The models are the big blue dots (yes, only 7 of them, hence the large uncertainty in the regression). I used the random sampling (red dots) to generate the pdf for sensitivity, by first sampling from the pdf for tropical temperature and then for each dot sampling from the regression prediction. The broad scatter of the red dots is due to using t-distributions which I think is necessary due to the small number of models involved (eg even the uncertainty on the tropical temp constraint is a t-distribution as it was estimated by a leave-one-out cross validation process). But this is perhaps a bit of a fine detail on the overall picture. It is often not clear exactly how other authors have approached this and to be fair it probably matters less when considering modern constraints when data are generally more precise and ensemble sizes are rather larger.

We also did the Bayesian model weighting in this paper, but with only 7 models the result is a bit unsatisfactory. However the main reason we didn’t like it for that work is that by using the models as a prior, it already constrains the sensitivity substantially! Whereas if the observations of LGM cooling had been outside the model range, the regression would have been able to extrapolate as necessary.
Screenshot 2018-01-25 15.06.47
Here’s the weighting approach applied to the same question, with the blue dots marking the models, the green curve is the prior pdf (equal weighting on the models) and the thick red is the posterior which is the weighted sum of the thinner red curves. Each model has to be dressed up in a rather fat gaussian kernel (standard techniques exist to choose an appropriate width) to make an acceptably smooth shape. It’s different from the regression-based answer, but not radically so, and the difference can for the most part be attributed to the different prior.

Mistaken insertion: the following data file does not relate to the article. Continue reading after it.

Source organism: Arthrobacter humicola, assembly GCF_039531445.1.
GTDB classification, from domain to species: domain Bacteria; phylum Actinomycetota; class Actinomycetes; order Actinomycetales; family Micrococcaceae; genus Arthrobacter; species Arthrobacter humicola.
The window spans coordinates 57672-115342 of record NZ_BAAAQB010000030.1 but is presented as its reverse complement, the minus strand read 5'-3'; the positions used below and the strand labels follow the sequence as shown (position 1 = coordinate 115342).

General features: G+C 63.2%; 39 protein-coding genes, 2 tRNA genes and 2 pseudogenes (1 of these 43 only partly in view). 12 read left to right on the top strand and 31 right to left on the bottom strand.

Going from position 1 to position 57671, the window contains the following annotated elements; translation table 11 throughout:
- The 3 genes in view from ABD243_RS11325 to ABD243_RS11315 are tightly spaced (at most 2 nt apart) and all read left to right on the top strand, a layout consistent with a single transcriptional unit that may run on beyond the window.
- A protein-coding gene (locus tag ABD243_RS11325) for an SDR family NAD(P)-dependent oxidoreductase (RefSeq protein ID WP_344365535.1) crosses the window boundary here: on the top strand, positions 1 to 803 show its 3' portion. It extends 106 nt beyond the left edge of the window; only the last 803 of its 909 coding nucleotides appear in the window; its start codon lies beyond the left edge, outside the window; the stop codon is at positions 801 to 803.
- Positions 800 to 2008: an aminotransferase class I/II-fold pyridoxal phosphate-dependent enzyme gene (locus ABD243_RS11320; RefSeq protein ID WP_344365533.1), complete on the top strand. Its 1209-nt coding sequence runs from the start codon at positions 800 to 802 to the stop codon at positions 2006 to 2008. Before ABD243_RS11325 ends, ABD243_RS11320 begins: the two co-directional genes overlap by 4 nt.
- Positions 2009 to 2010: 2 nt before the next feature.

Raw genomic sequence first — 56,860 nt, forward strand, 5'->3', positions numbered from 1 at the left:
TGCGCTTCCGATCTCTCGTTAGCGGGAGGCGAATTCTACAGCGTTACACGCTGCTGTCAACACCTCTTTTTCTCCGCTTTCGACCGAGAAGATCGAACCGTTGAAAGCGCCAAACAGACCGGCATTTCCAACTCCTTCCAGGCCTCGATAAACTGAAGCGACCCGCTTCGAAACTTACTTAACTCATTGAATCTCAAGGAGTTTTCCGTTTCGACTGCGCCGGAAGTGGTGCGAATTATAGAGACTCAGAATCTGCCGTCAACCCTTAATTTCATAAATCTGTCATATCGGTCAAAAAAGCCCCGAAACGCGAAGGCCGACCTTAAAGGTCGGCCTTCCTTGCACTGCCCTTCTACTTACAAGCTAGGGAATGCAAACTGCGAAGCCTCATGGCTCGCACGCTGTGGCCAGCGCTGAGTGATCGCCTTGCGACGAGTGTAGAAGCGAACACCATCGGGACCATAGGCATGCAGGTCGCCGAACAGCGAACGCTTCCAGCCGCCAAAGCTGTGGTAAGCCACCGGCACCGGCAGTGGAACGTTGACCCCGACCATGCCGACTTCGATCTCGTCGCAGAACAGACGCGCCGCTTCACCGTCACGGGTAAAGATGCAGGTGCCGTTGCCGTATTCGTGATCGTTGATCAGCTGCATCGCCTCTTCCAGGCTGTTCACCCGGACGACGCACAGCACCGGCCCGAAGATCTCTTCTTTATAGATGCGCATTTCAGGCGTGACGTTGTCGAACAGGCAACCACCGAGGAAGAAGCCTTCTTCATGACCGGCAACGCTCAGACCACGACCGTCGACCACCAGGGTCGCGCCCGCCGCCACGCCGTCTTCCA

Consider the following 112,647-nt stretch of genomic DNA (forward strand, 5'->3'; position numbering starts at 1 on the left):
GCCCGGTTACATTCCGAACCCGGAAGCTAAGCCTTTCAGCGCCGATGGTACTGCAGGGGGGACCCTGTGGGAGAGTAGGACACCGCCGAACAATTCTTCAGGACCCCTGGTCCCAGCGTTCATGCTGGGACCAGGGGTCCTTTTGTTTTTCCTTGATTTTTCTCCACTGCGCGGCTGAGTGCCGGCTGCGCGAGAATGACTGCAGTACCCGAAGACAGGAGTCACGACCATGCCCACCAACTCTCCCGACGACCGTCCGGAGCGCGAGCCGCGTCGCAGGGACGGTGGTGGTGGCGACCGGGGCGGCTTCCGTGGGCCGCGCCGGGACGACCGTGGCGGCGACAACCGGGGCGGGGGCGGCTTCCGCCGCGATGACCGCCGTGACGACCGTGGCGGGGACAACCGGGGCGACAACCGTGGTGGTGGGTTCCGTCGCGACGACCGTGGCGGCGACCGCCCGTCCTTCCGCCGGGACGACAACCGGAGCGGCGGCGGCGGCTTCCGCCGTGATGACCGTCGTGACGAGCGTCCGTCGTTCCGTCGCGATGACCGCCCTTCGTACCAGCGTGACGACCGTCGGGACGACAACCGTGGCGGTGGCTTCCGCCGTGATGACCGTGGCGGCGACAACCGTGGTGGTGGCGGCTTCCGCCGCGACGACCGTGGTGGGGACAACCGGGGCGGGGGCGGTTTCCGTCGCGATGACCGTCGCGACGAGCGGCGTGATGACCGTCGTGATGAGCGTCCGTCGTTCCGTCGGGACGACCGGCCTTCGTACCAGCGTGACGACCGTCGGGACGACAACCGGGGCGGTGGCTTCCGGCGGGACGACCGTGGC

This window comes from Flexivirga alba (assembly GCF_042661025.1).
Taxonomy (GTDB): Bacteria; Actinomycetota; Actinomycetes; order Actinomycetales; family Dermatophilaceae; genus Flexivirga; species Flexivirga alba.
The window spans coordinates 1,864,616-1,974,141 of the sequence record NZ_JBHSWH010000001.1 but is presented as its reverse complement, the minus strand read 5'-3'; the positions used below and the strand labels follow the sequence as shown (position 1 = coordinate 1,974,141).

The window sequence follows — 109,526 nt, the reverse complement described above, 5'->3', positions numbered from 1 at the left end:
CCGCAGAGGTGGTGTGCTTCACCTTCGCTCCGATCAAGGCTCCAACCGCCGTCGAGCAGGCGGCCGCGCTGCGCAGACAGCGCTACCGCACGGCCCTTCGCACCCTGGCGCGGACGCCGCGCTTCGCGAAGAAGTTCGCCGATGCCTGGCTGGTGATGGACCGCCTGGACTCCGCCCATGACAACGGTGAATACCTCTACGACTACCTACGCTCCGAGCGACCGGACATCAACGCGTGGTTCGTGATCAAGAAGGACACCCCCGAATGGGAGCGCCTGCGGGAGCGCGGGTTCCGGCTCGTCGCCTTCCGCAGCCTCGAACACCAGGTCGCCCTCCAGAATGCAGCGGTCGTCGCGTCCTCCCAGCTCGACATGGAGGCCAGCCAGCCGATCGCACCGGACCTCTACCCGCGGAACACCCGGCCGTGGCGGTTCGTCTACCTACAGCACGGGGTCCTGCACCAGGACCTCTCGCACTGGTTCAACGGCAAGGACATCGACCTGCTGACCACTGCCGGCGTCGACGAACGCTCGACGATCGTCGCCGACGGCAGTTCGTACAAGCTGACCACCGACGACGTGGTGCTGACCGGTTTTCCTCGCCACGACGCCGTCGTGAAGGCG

Having said all that, I’m not uncritically a fan of the Cox et al work and result, a point that I’ll address in a subsequent post. But I thought I should point out that at least these two criticisms of Schneider and Benestad seem basically unfounded and unfair.

Thursday, January 18, 2018

More sensitivity stuff

After what feels like a very long hiatus, it seems that people are writing interesting stuff about climate sensitivity again. Just last week on Twitter I saw Andrew Dessler tweeting about his most recent manuscript which is up on ACP(D) for comment. My eyebrow was slightly raised at the range of values he found when analysing outputs of the MPI ensemble, 2.1 to 3.9K, until I realised that these were the outliers from their 100-member ensemble and eyeballing the histogram suggests the standard error on individual estimates (which I didn't see quoted) is around 0.5C or lower. Worth considering, but not a show-stopper in the context of other uncertainties we have to deal with. It would, I think, be interesting to consider whether more precise estimates can be calculated with a more comprehensive use of the data, such as by fitting a simple model to the time series rather than just using the difference between two snapshots. Which, coincidentally (or not) is something I might have more to talk about in the not too distant future.

Then just today, a new paper using interannual variability as an emergent constraint. By chance I bumped into one of the authors last week in Leeds so had a good idea what was coming but have not had time to consider in much detail. (The nature paper is paywalled but has a copy already.) Here's a screenshot of the main analysis for those who can't be bothered downloading it. The x-axis is a measure of interannual variability over the observational period, and the letters are CMIP models.

Using interannual variability to diagnose the equilibrium response has a somewhat chequered history, eg here and here for my previous posts though the links to the underlying papers are dead now so I've put the new ones here: